Music Acts Are Making Millennials Part of the Show at Concerts

The classic rock era was passive. Today’s music scene is participatory.

People have become stars in their own lives, utilizing their mobiles to post to Instagram, everybody believing he’s famous. Is it any wonder today’s music reflects this?

We used to adulate the acts, now we adulate ourselves. And this is very hard for the oldsters to understand.

Pitbull came from nothing, like many of today’s concertgoers. What else to do but dance while you’re plotting your ascension up the economic ladder.

The show began with a scroll of text akin to “Star Wars,” detailing Pitbull’s rise from the depths. And then the man elevated from the floor, and from there on, the energy sustained, the audience was happy, it was everything yesterday was not.

Pitbull flashed pictures of a private jet on the big screen as if your goal in life was to have a NetJets account. He was the ringmaster, and you can sit at home and judge it, but it was so much fun!

Usually it takes five or seven minutes, and then I’m bored. I’ve seen it. They’re playing music I’m barely familiar with over lyrics I can’t comprehend, and I stand there wondering how long it’s gonna be to the end. But in this case, the show was a pleasure.

It didn’t look like a classic rock crowd. Everyone said it was 60% female, but when I took my own break between acts, I encountered nothing but women, dressed in their finery. You didn’t come to this show in your duds, you put on your look.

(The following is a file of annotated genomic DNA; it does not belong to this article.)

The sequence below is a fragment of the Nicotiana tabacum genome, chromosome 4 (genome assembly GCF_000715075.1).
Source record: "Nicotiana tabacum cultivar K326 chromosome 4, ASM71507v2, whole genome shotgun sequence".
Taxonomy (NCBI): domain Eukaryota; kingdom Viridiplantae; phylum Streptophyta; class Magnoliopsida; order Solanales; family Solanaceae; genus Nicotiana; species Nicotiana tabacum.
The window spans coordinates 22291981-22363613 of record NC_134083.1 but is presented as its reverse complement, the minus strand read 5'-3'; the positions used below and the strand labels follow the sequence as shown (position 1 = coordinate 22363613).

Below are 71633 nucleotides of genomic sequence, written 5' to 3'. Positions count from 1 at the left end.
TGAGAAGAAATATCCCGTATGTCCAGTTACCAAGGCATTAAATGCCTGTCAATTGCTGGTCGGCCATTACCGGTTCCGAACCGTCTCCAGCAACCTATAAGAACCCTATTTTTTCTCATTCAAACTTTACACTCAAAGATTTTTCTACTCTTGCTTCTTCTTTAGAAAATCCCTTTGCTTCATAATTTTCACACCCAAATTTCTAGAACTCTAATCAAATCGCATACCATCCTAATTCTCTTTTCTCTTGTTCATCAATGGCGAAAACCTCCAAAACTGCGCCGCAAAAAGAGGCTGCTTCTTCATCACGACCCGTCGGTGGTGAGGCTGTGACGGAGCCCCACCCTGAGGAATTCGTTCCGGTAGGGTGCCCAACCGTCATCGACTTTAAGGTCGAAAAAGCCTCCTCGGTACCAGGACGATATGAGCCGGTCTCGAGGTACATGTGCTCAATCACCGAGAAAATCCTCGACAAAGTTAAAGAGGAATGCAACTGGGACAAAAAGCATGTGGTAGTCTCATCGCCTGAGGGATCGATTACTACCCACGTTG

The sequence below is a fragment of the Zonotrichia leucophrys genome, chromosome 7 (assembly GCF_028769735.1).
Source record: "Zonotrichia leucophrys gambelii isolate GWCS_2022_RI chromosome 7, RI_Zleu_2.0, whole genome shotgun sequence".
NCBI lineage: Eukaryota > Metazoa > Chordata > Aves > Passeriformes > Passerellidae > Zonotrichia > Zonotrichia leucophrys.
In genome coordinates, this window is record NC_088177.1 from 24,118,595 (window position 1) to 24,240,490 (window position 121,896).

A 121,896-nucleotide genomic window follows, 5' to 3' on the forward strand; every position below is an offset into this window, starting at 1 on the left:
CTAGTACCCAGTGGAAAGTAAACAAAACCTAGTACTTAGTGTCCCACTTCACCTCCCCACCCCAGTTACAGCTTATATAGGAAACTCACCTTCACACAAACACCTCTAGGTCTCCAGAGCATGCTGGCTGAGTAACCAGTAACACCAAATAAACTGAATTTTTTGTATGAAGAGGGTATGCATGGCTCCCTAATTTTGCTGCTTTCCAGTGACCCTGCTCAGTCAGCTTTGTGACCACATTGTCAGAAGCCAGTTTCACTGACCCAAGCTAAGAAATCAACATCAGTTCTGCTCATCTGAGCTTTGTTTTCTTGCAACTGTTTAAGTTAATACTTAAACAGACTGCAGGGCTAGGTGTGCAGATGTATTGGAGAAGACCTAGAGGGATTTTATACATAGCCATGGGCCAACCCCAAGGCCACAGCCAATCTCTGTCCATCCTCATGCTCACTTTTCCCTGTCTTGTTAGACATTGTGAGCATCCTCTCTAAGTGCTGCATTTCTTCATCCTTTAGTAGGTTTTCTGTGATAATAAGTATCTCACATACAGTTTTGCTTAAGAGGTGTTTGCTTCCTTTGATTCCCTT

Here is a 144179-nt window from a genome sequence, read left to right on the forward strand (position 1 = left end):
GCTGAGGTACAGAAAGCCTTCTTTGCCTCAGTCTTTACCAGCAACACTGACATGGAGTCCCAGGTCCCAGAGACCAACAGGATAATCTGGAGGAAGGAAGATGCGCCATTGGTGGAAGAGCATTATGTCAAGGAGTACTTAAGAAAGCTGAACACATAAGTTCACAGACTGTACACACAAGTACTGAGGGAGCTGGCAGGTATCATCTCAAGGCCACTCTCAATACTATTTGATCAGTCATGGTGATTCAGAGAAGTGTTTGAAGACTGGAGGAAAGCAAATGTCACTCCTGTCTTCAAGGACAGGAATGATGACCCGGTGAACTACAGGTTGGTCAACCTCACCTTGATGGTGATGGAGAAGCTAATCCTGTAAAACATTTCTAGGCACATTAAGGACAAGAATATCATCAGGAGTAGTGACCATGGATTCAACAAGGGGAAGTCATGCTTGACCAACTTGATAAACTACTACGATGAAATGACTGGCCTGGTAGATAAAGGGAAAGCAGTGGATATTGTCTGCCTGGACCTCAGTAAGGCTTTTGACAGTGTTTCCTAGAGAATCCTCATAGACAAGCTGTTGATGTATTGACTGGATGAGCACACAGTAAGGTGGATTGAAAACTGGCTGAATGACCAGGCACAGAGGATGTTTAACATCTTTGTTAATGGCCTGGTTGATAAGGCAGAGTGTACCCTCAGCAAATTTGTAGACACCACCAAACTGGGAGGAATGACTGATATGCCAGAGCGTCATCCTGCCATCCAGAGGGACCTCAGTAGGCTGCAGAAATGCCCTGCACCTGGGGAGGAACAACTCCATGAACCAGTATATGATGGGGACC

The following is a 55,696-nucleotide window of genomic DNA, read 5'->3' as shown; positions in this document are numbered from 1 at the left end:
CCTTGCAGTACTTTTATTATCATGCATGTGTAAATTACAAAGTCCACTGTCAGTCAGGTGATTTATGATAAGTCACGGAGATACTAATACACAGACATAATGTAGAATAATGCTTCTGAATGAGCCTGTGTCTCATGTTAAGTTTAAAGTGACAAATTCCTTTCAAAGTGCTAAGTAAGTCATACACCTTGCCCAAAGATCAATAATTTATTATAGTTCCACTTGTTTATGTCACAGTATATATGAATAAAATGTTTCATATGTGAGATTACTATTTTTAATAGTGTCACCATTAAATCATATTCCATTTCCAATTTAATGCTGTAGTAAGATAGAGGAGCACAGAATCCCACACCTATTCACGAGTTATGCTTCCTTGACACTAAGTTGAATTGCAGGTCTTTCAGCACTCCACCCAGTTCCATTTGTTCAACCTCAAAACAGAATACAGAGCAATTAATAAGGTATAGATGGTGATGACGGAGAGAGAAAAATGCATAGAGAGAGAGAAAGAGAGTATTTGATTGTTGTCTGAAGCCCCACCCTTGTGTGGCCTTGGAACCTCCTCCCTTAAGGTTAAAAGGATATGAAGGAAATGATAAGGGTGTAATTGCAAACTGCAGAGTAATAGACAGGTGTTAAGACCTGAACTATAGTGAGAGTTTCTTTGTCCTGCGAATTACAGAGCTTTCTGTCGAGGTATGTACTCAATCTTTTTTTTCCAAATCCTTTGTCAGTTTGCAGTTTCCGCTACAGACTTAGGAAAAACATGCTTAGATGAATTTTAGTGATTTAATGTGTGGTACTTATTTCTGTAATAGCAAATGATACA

Pitbull had six dancers, constantly changing outfits, resembling a rap video of the ’90s. Only in this case, Pitbull was being inclusive: It wasn’t about drawing a line between performer and audience, but keeping them connected.

Naturally, he played his hits. Duetting with Kesha on “Timber,” who appeared on the big screen. And interspersed were famous rock songs, like Guns N’ Roses “Sweet Child O’ Mine”: This wasn’t a concert as much as an event. Ne-Yo showed up to sing with Pit on “Give Me Everything,” the worldwide hit produced by Afrojack.

And there you have it. While you’ve been home practicing your guitar, writing dreary songs about love lost, the genres have merged. They rap in country, and this huge hit would play just great at Electric Daisy.

And in Coachella’s Sahara Tent. Instead of a deejay, there could be a live performer at these shows, and then everything you thought you knew would be history.

It’s a brand new world out there, one only the young people have known.

Sitting in the audience passively watching longhairs strum away is now passe. Sure, it still exists — who knows, it could come back — but our entire scene has flipped upside down. It’s about having fun in our brutal culture, one that venerates winners and excludes losers, and today’s young people know this, and have decided they’re going to climb the ladder, because being at the bottom is anathema.

Pitbull’s just the cheerleader, with worldwide hits and worldwide sounds.

Wake up to the new reality; it’s not a fad. Everybody — white, Latino or black — knows these hits, and sings and dances along to them. Society has moved on.

So join the festivities, have fun, dance while you’re plotting your ascension — to get your mind off reality, to escape the punishing life fostered by baby boomers who claimed to love one another, but turned out to be the greediest souls on the planet.

Their children know this. And have decided to party like it’s 1999.

And there’s nothing wrong with that.

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